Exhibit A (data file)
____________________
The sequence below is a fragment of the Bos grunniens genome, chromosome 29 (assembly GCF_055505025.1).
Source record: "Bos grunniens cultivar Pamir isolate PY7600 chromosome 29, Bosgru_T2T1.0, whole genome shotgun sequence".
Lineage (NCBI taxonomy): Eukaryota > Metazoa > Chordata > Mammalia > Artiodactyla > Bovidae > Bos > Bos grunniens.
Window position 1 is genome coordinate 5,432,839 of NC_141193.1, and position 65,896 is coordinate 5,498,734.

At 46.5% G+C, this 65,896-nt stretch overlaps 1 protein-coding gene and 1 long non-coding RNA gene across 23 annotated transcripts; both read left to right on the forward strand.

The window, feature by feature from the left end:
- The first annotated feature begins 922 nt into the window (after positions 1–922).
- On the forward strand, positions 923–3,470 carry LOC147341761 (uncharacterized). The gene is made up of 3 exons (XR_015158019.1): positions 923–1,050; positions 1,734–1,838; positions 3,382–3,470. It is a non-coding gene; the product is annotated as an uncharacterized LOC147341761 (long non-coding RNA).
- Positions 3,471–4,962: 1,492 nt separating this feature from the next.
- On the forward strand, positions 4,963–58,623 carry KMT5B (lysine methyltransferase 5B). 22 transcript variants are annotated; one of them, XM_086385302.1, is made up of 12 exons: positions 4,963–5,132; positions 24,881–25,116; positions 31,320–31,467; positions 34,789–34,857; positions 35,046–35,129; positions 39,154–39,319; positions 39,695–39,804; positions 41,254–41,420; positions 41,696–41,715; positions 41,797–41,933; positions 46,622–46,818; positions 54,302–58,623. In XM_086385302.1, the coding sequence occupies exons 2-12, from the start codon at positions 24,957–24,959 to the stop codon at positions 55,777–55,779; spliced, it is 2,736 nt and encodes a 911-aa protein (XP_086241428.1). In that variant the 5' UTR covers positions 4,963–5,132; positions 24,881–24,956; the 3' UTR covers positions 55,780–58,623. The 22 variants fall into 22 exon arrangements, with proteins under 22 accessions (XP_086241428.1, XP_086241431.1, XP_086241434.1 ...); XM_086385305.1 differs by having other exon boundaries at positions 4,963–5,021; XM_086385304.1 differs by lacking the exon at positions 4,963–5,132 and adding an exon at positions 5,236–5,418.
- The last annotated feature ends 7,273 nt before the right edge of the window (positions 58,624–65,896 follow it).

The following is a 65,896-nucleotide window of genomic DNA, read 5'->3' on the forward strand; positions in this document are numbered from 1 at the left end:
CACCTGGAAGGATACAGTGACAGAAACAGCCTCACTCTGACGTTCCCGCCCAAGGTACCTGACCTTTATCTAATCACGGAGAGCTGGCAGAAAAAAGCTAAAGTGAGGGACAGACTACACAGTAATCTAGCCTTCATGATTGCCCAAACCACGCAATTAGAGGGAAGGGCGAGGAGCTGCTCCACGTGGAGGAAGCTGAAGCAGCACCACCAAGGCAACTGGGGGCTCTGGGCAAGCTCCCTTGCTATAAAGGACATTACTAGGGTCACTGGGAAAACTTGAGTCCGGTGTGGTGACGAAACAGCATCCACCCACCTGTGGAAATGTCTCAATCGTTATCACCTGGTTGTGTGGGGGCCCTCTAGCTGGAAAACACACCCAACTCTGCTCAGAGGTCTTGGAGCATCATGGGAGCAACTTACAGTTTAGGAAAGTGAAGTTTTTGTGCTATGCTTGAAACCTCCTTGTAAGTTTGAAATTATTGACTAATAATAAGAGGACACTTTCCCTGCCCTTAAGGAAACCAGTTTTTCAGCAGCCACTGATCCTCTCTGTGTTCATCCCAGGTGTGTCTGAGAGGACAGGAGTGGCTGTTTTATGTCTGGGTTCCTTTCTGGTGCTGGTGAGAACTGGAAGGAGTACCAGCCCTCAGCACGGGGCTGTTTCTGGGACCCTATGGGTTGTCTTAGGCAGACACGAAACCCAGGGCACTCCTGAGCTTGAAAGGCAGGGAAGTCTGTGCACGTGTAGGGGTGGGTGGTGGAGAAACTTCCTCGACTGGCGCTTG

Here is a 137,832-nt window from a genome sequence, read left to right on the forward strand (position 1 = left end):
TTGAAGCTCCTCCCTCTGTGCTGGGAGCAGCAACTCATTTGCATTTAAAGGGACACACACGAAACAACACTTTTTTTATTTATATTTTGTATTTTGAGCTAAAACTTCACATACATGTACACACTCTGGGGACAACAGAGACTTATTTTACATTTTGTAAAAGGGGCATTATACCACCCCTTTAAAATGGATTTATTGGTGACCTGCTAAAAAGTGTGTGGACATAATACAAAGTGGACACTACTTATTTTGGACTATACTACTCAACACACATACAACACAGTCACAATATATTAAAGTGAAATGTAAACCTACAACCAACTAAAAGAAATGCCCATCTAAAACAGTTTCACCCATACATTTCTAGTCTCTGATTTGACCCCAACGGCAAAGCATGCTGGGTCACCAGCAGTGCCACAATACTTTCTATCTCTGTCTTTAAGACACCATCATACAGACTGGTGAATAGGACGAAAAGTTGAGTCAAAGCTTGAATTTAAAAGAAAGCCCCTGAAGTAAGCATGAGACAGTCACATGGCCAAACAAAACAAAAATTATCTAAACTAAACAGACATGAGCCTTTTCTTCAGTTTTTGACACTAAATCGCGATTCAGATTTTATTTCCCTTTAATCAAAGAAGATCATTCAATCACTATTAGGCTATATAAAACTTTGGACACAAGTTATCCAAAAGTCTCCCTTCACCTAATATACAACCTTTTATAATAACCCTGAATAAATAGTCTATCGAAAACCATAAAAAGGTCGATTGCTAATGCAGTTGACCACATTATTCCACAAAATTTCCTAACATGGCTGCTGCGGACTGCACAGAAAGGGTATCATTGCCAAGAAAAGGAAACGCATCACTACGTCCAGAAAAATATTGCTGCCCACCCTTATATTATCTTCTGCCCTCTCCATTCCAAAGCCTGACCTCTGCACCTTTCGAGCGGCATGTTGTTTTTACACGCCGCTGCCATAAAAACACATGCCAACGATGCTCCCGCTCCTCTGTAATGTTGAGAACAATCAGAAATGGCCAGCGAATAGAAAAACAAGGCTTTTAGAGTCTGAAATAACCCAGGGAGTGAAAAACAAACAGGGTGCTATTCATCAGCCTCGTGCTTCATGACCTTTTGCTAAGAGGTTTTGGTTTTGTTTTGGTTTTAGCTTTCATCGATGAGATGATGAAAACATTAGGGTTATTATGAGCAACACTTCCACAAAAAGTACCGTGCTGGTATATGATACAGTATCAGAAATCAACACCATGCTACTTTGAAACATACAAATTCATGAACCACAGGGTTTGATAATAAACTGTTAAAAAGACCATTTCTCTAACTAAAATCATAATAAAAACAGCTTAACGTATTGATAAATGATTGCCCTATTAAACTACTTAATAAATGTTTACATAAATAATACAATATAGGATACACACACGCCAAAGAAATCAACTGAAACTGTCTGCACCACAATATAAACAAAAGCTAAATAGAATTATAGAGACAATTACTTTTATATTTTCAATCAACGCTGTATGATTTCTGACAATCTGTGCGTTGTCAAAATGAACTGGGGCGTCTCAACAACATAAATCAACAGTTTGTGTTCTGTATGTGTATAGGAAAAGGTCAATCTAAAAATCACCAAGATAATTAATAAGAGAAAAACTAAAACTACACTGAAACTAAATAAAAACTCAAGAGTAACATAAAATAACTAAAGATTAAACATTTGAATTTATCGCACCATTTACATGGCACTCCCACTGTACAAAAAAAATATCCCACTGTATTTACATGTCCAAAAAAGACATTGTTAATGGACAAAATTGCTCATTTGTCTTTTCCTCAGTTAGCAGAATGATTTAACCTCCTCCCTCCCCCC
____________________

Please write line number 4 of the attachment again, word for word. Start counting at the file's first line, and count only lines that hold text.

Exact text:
Window position 1 is genome coordinate 5,432,839 of NC_141193.1, and position 65,896 is coordinate 5,498,734.